The main objective of the project were to collect and process various different populations of selected benthic species to determine, in combination with existing research, the following:

Biology
10. Environmental sensitivity of cold water corals

Distribution • What is the current distribution of coral colonies in the North Sea? • Where are coral colonies located on the structures? • Do any colonies show evidence of exposure to drill cuttings? Monitoring & Environmental Recording • What hydrodynamic regime and levels of suspended particulate material are coral colonies exposed to? • Does the coral skeleton retain an archive of any past contamination? • Does skeletal growth vary over time and does this correlate with any past contamination? • How variable is the rate of coral growth and does this correlate with any environmental variables? Environmental Sensitivity • What effect does increased sediment load have on coral behaviour and physiology? • What effect does exposure to discharges (e.g. cuttings and produced water) have on coral behaviour and physiology? • Are such exposures realistic in the field?

Shelf seas Biological effects Pollution sources Environmental management Contaminant transport Petroleum hydrocarbons Oceanography Biodiversity Local pollution Ecosystems
11. Late Quaternary paleoceanography of the Denmark Strait Overflow Pathway

The global thermohaline circulation is driven by sinking of cold, dense surface waters in the Greenland and Norwegian Seas and its replacement by warmer surface water from lower latitudes. This global circulation system, the conveyor belt, is the main regulator of global climate. Even slight disturbances of this delicate system will cause significant climate changes, especially for NW Europe. While the current hydrographical situation and associated overflow pathways are well-documented, paleoceanographic studies of the Greenland and Faroe/Shetland (F/S) overflow pathways are still scarce. The F/S pathway is presently the subject of study of the MAST program (ENAM project). This project focusses on the late Quaternary overflow history of the important East Greenland pathway. High resolution multichannel sleevegun seismic data recently collected by the Geological Survey of Greenland and Denmark (GEUS) allowed identification of suitable box- and piston-coring sites. Results from the high-resolution cores, allowing direct correlation with regional atmospheric changes documented in the Greenland ice-cores will provide new information on causes and mechanisms of climate change. The continental slope and rise off SE-Greenland can be considered as a potential key area for paleoceanographic and paleoclimatic studies, since: 1) The area is located in the immediate vicinity of the Denmark Strait arctic gateway for water mass exchange between the Arctic and Atlantic ocean. Recent hydrographic measurements (Dickson 1994) demonstrate the important role of the area with regard to hydrographic processes contributing to the formation of NADW. 2) The seafloor morphology and information from multichannel seismic recording shows the presence of numerous large detached sediment drifts and other drift-related features, which will provide important paleoceanographic information as outlined before. 3) The distribution and architecture of the sediment drifts is also affected by down-slope processes transporting upperslope/shelf sediments of mainly glacial origin. Thus the area offers an unique opportunity to study the sediment drifts both with regard to the (paleo)oceanic flow regime and the climatically-inherited signal from the down-slope sediment input. Research activities: All research is directed towards documentation of high resolution natural climate variability during the late Quaternary. Separate topics include: 1. Seismic/sidescan sonar studies 2. High resolution quantitative micropaleontology (planktonic/benthic foraminifera, diatoms, calcareous nannoplankton, dinoflagellates) 3. High resolution stable oxygen/carbon isotope studies 4. DNA studies on planktonic foraminifera (with University of Edinburgh)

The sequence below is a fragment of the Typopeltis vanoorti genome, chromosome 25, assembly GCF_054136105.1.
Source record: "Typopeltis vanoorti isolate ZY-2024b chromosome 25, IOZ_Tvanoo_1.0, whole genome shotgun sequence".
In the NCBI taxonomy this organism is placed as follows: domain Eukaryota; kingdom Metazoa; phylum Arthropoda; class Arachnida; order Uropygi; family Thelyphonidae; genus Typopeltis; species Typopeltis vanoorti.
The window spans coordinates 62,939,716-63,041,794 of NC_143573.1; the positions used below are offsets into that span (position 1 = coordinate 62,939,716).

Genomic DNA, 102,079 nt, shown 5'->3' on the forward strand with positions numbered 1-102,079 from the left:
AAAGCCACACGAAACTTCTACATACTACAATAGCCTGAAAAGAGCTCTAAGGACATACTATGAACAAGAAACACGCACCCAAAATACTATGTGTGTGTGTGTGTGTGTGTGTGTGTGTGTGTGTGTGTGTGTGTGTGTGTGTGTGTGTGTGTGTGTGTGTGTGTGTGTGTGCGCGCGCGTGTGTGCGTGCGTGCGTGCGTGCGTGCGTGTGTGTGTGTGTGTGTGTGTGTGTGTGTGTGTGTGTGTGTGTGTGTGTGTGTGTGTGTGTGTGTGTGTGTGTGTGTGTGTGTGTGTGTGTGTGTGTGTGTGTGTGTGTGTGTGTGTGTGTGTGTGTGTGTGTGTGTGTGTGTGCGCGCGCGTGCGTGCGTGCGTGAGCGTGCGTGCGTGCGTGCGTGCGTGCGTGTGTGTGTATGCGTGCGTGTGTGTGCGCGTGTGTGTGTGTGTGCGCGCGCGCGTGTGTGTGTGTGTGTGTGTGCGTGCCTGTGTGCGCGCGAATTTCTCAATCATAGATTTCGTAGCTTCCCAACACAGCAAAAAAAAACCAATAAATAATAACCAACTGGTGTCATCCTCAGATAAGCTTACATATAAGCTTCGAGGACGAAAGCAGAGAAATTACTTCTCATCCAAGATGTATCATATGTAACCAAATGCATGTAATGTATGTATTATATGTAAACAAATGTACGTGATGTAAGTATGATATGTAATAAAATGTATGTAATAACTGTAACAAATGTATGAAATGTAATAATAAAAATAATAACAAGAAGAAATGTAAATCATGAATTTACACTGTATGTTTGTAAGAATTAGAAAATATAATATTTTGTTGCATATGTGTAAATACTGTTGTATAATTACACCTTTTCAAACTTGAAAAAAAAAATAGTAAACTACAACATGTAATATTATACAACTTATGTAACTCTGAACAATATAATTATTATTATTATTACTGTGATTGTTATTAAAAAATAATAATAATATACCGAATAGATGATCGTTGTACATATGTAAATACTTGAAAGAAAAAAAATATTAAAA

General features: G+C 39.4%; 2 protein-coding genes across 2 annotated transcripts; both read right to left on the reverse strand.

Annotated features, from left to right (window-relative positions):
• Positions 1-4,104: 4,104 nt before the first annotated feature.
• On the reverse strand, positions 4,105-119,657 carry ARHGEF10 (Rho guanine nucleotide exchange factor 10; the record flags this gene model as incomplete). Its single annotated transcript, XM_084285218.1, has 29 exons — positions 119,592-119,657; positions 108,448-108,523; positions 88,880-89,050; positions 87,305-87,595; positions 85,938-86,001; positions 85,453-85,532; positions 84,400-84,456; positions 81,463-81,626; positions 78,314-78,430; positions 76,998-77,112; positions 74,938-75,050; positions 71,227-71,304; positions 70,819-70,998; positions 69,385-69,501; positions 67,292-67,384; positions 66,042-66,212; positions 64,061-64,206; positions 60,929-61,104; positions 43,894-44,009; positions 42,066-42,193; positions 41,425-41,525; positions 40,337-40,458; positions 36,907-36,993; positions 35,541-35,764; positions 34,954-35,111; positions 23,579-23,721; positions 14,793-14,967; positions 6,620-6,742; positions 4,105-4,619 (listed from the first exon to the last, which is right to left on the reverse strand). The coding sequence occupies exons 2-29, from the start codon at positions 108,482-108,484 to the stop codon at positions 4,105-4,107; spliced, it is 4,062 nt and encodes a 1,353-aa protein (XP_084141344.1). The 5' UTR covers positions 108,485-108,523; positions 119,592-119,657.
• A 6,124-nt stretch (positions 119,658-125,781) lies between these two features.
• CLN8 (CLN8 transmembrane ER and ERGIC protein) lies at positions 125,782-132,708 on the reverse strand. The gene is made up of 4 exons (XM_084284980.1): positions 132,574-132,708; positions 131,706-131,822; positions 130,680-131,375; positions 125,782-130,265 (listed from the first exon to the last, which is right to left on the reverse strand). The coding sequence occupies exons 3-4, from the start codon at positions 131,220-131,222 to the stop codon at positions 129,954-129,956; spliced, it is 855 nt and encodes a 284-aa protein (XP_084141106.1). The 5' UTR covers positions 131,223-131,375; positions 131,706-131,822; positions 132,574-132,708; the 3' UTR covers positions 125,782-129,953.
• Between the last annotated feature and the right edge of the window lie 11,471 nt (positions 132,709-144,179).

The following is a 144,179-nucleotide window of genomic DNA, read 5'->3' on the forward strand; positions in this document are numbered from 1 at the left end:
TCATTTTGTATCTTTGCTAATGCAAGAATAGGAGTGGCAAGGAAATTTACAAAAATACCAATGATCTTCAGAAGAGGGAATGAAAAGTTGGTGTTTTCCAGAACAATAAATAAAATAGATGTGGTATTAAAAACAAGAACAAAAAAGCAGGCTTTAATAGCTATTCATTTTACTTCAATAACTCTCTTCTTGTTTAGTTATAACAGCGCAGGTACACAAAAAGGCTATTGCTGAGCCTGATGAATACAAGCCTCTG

Climate variability Climate Climate change Oceanography Ice cores micropaleontology Ocean currents paleoceanography
12. The high latitude oceans in the climate system, with special emphasis on their role in the global carbon cycle

The scientific objectives of this project is to add information that helps elucidate the role of the Arctic Mediterranean Seas (Arctic Ocean and Nordic Seas) in the climatic system of the Northern Europe. More specifically it has the following aims: - To assess the heat and carbon dioxide fluxes over the air-sea interface in the Barents Sea and elucidate the effect this has on the formation of Arctic Ocean intermediate waters and associated carbon fluxes. - To assess the temporal variability of the fresh water distribution in the Arctic Ocean, both river runoff and sea ice melt, and the affect this has on the outflow of fresh water to the regions of open ocean deep water formation (the Greenland, Iceland and Labrador Seas). - To assess the mixing of upper and intermediate waters along the East Greenland Current that gives the properties of the overflow into the North Atlantic Ocean and thus add to the driving of the thermohaline circulation. This also contributes to the sequestering of anthropogenic carbon dioxide.

Shelf seas Hydrography Climate change Oceanography Arctic Geochemistry